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action altitude amount angle angular appear arise ascertained astronomical atmosphere attraction axis body calculation called cause celestial CHAP circle clock comet described determined difference dimensions DIONYSIUS LARDNER direction disc distance disturbing force diurnal motion double stars earth earth's surface ecliptic effect ellipse equal equator equinoctial equinox error exact excentricity fact fixed globe gravity heavens heliocentric horizon inclination instance instrument interval J. C. LOUDON JOHN F. W. HERSCHEL Jupiter latitude latter length light longitude lunar magnitude mass mean measure meridian moon moon's nature nearly nodes nutation object observed orbit parallax perihelion period planet planetary pole portion position precession produce proportion reckoning refraction respect retrograde revolution revolving right ascension ring rotation round satellites Saturn seen sidereal sidereal period situation solar spectator sphere spherical stars station sun's suppose synodical period telescope tion triangle Uranus variation velocity visible whole zenith
Page 194 - Capricorn; because the sun, at the respective solstices, is situated in the division, or signs of the ecliptic so denominated. Of these signs there are twelve, each occupying 30° of its circumference. They commence at the vernal equinox, and are named in order — Aries, Taurus, Gemini, Cancer, Leo, Virgo, Libra, Scorpio, Sagittarius, Capricornus, Aquarius, Pisces.
Page 6 - SACRED HISTORY OF THE WORLD, Attempted to be Philosophically considered, in a Series of Letters to a Son. By SHARON TURNER, FSA and RASL New Edition, edited by the Rev.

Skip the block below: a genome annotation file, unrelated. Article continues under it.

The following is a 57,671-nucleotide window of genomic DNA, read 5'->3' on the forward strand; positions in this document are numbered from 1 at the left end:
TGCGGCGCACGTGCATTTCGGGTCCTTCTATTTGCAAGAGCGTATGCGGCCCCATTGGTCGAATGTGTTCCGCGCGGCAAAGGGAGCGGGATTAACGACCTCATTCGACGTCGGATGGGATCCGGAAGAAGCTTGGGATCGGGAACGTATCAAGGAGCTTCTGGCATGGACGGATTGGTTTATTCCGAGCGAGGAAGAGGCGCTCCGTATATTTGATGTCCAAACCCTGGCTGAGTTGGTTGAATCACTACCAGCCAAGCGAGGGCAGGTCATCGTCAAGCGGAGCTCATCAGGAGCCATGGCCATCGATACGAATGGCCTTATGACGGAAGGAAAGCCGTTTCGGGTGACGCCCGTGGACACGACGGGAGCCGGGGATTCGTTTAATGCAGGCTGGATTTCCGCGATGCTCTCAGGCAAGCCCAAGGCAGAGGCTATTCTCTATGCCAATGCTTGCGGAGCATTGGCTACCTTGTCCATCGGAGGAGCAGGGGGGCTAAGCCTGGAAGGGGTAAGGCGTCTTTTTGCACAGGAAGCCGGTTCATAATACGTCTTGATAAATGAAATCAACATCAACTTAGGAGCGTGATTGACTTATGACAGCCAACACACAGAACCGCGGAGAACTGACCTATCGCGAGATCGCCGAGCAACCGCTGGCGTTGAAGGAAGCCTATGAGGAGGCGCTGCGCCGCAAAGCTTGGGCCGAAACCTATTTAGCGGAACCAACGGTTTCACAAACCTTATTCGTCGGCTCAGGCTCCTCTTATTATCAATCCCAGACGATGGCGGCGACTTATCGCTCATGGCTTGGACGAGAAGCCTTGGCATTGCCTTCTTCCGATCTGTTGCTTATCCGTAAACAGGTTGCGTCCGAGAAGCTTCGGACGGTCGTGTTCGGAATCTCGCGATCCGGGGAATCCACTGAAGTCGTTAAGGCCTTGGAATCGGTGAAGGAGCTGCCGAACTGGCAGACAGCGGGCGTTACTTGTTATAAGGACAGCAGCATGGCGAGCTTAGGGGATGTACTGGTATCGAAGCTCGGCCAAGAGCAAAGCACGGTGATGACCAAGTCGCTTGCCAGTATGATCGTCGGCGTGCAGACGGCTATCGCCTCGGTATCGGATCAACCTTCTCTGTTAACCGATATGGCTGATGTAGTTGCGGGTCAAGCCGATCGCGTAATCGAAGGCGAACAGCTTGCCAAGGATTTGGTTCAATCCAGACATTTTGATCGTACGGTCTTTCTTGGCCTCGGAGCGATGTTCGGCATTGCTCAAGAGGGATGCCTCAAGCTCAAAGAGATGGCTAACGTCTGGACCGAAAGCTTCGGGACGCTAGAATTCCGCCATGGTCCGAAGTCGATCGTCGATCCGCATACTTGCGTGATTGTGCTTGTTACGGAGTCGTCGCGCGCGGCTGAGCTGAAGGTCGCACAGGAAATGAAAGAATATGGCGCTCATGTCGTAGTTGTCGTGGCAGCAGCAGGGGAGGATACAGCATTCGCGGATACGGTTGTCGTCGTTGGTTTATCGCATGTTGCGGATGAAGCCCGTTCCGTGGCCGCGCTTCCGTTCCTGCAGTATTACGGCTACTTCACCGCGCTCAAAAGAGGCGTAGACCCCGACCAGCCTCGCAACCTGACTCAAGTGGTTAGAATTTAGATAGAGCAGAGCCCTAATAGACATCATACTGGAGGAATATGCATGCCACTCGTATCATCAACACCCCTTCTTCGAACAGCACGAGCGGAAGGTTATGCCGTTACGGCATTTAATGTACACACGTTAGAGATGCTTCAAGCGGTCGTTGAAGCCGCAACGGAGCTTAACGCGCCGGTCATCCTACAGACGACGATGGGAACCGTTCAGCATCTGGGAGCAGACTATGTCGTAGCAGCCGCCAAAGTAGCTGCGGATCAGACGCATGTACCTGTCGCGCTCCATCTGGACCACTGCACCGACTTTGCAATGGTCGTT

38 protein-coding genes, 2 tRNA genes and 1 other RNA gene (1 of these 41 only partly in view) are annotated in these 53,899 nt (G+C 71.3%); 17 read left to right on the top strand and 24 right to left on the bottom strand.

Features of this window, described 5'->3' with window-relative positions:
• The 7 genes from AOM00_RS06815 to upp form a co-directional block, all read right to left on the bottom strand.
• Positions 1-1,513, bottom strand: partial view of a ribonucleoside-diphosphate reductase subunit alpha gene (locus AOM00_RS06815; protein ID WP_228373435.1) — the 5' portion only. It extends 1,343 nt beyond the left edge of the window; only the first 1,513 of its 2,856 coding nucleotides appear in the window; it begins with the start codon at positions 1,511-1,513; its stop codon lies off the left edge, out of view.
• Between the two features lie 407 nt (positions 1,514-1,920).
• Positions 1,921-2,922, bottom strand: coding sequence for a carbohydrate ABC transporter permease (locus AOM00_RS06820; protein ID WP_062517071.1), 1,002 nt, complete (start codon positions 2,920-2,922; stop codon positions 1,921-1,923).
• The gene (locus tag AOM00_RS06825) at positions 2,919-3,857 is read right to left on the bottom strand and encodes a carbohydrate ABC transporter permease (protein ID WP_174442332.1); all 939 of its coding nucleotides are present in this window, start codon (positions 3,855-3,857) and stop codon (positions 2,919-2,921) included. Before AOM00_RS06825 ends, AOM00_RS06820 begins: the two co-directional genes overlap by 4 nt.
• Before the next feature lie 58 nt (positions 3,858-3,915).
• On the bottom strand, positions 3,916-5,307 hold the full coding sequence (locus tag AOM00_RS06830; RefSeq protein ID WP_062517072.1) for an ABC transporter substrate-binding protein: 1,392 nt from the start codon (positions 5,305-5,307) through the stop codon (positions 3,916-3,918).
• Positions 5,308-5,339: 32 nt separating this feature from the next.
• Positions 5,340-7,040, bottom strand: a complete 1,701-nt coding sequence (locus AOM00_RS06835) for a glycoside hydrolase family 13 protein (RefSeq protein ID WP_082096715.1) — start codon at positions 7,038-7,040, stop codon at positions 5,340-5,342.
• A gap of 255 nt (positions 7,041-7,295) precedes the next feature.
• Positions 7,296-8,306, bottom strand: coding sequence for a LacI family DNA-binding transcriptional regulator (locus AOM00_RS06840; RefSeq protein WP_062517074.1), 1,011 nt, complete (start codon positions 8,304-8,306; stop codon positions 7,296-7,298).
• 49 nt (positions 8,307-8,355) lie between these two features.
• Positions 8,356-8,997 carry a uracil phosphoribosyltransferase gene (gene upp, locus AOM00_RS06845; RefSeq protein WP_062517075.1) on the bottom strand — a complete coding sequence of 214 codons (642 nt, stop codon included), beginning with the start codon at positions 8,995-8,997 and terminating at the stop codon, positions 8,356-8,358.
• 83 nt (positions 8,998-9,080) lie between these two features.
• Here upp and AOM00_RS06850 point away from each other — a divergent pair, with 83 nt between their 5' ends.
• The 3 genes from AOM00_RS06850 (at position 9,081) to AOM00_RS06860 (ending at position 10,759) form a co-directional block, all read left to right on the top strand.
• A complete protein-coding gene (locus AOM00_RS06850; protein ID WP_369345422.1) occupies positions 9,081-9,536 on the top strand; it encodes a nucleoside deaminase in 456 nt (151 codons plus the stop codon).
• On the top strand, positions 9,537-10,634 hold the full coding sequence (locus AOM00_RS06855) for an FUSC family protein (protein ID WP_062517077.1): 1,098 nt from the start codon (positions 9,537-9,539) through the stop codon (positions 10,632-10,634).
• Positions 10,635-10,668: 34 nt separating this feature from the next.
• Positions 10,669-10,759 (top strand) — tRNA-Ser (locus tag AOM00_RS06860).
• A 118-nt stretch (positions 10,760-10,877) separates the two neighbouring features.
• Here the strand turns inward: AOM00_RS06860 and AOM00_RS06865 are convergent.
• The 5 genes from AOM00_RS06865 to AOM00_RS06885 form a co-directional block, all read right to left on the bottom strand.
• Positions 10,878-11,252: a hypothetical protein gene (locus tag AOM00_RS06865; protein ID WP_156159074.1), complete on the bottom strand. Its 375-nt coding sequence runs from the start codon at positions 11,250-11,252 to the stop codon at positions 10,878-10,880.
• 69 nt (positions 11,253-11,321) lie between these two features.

Page 224 - that every particle of matter in the universe attracts every other particle, with a force whose direction is that of the line joining the two, and whose magnitude is directly as the product of their masses, and inversely as the square of their distances from each other.
Page 275 - Jupiter a moderate-sized orange, in a circle nearly half a mile across; Saturn a small orange, on a circle of four-fifths of a mile...
Page 374 - This earth ? reciprocal, if land be there, Fields and inhabitants. Her spots thou seest As clouds, and clouds may rain, and rain produce Fruits in her soften'd soil, for some to eat Allotted there ; and other suns, perhaps, With their attendant moons, thou wilt descry, Communicating male and female light, Which two great sexes animate the world, Stored in each orb, perhaps, with some that live...
Page 375 - Thus a yellow colour predominating in the light of the brighter star, that of the less bright one in the same field of view will appear blue ; while, if the tint of the brighter star verge to crimson, that of the other will exhibit a tendency to green — or even appear as a vivid green, under favourable circumstances.
Page 201 - The sun's rays are the ultimate source of almost every motion which takes place on the surface of the earth. By its heat are produced all winds, and those disturbances in the electric equilibrium of the atmosphere which give rise to the phenomena of lightning, and probably also to those of terrestrial magnetism and the aurora.
Page 221 - That it is our own immediate consciousness of effort when we exert force to put matter in motion, or to oppose and neutralize force, which gives us this internal conviction of power and causation so far as it refers to the material world, and compels us to believe that whenever we see material objects put in motion from a state of rest, or deflected from their rectilinear paths and changed in their velocities if already in motion, it is in consequence of such an effort somehow exerted, though not...
Page 6 - INTRODUCTION TO GEOLOGY. Intended to convey Practical Knowledge of the Science, and comprising the most important recent discoveries ; with explanations of the facts and phenomena which serve to confirm or invalidate various Geological Theories. By ROBERT BAKEWELL.